Not only is this morally reprehensible, it isn’t even logical. We do not sit safe and sound on this side of the ocean as the terrorism on September 11, preceded by Al Qaeda’s genocidal death warrant, has already shown. The political culture of the Middle East absolutely is our business. Middle Eastern political science topples buildings and kills thousands in our own cities.

Paul Savoy is a September 10th person. He doesn’t understand that we’re war whether we’re happy about it or not.

One of the problems with the September 10th mentality is known to some as the Genovese Syndrome, named after Kitty Genovese who was very slowly knifed to death in full view of her neighbors in New York City. Not one of her neighbors, witnesses all, lifted a finger to stop it or even to call the police. Better not to get involved, or so they thought before their morally repugnant passivism (or should I say pacifism?) shocked and appalled the rest of the country.

We denounce terrorists because when the freedom of self-determination they seek is weighed in the balance against the right to life of innocent people, it is the right to life that our collective conscience has decided should prevail. [Emphasis added.]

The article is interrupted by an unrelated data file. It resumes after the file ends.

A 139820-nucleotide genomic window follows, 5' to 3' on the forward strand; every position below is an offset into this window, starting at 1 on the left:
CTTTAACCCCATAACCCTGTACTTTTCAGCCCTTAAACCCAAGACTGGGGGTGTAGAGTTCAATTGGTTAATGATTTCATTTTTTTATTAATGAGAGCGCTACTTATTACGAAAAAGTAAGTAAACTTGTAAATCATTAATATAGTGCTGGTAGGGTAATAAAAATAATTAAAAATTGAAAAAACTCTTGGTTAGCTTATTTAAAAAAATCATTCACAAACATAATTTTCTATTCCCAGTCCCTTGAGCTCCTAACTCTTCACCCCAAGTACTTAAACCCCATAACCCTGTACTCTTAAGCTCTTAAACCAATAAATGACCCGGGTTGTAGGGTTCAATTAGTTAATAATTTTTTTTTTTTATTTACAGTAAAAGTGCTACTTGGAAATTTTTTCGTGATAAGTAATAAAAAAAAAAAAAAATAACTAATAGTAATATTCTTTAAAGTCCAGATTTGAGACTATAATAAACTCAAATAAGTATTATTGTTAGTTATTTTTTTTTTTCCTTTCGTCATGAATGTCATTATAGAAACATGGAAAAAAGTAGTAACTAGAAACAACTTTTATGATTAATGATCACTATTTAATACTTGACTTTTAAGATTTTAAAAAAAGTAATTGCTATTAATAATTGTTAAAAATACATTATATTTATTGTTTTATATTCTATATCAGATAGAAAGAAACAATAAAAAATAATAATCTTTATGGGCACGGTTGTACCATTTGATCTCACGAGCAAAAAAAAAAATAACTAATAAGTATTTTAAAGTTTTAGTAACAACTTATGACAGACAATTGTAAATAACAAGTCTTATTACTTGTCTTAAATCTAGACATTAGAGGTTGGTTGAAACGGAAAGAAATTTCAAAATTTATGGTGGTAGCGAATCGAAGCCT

Good God. What “freedom” or “self-determination” are the terrorists supposedly seeking? The freedom to slash the faces of unveiled women? To stone adulterers to death? To throw gay people off buildings? To wipe Jews from the face of the Earth? If this is freedom, I’ll take slavery.

Mr. Savoy has stripped that lovely word of all its meaning, reducing it to just another post-modern relativistic construct. Freedom for me is a tyrant for thee. No wonder he doesn’t think it’s something worth fighting for.

This, apparently, is what happens to people who live a rarefied existence in a spoiled complacent country. Maybe he needs to take a holiday in Sudan (or even Cambodia) to see how the other half lives. You know, walk a mile in another’s shoes, get a little sympathy for the downtrodden. It’s amazing I have to say this to a liberal. It was the liberals, after all, who taught it to me.

New Column

My new Tech Central Station column is up: Saud-Free Arabia.

Operation Copper Green

Seymour Hersh dropped another bomb, so to speak, on the Pentagon this weekend in The New Yorker. He has plenty of (unnamed) sources who claim the prisoner abuse at Abu Ghraib in Iraq was given before-the-fact authorization by Donald Rumsfeld and General Richard Myers among others.

This sucker was all over the blogosphere even over the weekend. Reactions are predictable. Those on the left want Rumsfeld’s head. Those on the right doubt Hersh’s report is even accurate.